RNA polymerase is the central enzyme of gene expression in all free-living organisms. We seek to understand how the fundamental properties of RNA polymerase, largely conserved from bacteria to human, make it susceptible to pausing, arrest, or termination and how elongation regulators, nucleoprotein structures, and metabolic, developmental, and environmental signals alter these properties.
We study the mechanisms by which gene expression by RNA polymerase is regulated and can be re-programmed for biodesign, and how these basic research advances can be applied to microbial biotechnology and to antibiotic discovery. Members of our lab develop and apply expertise from a variety of scientific disciplines, including genetics, biomolecular chemistry, synthetic biology, systems biology, biophysics, and structural biology, to both individual and collaborative projects.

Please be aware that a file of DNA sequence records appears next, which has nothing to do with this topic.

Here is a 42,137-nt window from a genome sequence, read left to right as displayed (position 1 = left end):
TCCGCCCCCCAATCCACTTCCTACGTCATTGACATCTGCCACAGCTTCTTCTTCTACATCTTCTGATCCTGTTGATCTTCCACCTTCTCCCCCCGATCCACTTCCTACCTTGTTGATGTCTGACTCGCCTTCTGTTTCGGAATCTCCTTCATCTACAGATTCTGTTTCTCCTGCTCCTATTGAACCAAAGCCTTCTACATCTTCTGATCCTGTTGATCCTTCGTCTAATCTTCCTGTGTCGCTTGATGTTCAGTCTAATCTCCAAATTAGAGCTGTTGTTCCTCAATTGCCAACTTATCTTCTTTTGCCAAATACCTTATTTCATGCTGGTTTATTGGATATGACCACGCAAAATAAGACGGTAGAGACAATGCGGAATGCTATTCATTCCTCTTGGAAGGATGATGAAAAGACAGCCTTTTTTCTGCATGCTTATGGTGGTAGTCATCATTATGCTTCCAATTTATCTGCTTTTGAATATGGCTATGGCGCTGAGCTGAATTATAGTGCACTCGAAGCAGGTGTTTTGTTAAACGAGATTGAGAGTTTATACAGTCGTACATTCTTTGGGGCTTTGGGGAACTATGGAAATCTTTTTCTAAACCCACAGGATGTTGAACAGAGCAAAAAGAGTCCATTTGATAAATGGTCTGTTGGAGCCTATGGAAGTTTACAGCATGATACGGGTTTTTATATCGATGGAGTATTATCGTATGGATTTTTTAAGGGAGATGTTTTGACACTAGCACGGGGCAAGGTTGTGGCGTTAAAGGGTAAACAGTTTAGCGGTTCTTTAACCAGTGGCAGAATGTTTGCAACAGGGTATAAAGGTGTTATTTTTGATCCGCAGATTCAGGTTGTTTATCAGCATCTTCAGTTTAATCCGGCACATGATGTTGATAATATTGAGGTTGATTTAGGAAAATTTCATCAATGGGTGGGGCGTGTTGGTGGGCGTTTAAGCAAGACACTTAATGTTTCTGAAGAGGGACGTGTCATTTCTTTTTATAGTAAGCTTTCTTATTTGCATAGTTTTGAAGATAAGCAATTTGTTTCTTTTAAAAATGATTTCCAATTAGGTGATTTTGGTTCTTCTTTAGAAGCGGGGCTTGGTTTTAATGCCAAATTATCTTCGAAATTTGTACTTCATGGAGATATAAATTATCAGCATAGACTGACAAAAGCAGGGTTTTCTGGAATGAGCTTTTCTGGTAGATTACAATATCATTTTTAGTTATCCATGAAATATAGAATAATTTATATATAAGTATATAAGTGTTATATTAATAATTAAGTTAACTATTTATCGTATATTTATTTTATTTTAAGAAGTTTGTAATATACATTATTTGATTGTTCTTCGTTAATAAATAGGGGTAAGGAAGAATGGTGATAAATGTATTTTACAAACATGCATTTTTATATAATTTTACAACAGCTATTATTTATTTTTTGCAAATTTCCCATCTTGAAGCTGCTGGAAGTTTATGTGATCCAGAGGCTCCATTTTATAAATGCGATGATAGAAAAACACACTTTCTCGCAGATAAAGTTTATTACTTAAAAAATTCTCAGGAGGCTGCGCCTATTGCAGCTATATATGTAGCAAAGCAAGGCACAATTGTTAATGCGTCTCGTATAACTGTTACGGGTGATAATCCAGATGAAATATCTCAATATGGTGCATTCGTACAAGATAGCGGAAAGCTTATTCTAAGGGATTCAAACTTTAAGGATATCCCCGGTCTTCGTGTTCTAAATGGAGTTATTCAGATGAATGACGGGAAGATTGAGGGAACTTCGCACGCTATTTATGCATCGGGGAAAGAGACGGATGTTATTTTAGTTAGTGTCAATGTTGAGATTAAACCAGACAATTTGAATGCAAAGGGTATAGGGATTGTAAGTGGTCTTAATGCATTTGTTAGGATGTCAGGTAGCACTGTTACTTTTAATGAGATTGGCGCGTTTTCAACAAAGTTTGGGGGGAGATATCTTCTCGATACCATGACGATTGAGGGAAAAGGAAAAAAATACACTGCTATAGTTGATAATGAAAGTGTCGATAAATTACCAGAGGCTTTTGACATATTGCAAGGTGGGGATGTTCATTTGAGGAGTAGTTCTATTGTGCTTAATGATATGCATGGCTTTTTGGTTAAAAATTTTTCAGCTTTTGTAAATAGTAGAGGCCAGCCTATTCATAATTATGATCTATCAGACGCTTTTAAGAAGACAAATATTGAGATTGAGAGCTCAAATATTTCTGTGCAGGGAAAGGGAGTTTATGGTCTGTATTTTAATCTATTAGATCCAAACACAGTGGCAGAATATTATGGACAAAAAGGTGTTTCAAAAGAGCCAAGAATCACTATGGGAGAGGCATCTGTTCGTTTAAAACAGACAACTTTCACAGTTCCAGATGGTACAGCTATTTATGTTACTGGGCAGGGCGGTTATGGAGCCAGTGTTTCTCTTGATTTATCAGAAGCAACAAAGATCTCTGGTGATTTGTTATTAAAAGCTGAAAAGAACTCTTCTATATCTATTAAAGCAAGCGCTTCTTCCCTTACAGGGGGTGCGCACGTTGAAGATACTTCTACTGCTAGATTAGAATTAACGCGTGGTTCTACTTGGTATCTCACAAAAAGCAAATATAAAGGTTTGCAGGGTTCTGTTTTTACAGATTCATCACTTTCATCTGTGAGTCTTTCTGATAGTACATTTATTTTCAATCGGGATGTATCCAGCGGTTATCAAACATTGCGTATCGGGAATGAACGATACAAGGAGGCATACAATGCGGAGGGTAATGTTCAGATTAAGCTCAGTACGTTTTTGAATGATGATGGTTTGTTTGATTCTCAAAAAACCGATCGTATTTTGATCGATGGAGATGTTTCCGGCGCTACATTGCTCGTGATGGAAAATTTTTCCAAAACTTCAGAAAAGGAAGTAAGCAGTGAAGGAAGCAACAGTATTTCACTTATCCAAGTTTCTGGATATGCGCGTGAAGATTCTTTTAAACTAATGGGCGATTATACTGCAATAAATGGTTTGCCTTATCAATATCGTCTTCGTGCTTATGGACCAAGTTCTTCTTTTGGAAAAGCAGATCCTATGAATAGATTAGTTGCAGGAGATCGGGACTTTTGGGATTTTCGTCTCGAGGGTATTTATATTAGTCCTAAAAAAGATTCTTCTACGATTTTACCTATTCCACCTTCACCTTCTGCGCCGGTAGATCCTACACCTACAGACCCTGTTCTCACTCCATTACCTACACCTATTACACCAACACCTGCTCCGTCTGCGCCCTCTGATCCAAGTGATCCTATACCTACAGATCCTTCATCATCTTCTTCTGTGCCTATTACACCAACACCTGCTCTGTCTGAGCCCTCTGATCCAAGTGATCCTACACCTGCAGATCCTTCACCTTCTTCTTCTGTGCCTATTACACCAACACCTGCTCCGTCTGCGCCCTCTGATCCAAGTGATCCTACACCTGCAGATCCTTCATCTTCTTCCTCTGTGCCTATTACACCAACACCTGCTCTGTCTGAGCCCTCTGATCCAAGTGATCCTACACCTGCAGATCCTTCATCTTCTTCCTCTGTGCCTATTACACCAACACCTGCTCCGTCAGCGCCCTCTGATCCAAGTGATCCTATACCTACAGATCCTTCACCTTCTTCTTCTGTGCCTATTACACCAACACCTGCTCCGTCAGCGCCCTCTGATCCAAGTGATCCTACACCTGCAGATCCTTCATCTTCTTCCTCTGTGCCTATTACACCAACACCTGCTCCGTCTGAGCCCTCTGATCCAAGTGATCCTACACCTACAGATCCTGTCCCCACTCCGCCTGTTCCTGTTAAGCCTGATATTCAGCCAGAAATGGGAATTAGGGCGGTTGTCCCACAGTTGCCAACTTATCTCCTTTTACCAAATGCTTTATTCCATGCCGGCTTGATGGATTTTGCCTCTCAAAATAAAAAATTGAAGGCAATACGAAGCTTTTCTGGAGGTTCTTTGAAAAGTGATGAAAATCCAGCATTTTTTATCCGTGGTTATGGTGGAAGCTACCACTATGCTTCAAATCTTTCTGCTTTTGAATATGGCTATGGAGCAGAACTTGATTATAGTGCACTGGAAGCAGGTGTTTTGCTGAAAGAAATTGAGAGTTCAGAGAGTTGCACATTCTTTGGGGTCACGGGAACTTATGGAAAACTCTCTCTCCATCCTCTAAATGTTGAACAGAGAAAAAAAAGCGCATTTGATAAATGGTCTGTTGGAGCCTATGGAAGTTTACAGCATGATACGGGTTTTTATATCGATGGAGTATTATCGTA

Junqiao Zhu has joined our lab as a graduate student. He will be co-mentored by Dr. Landick and Dr. Aaron Hoskins. Welcome!
Jess Vera and Kayley Janssen left our lab at the end of October. Jess has taken a new position in the Center for High Throughput Computing in the Wisconsin Institutes for Discovery, and Kayley accepted …
Michael Wolfe has joined our lab as a postdoctoral researcher. He comes to us from Peter Freddolino’s lab at the University of Michigan. Welcome!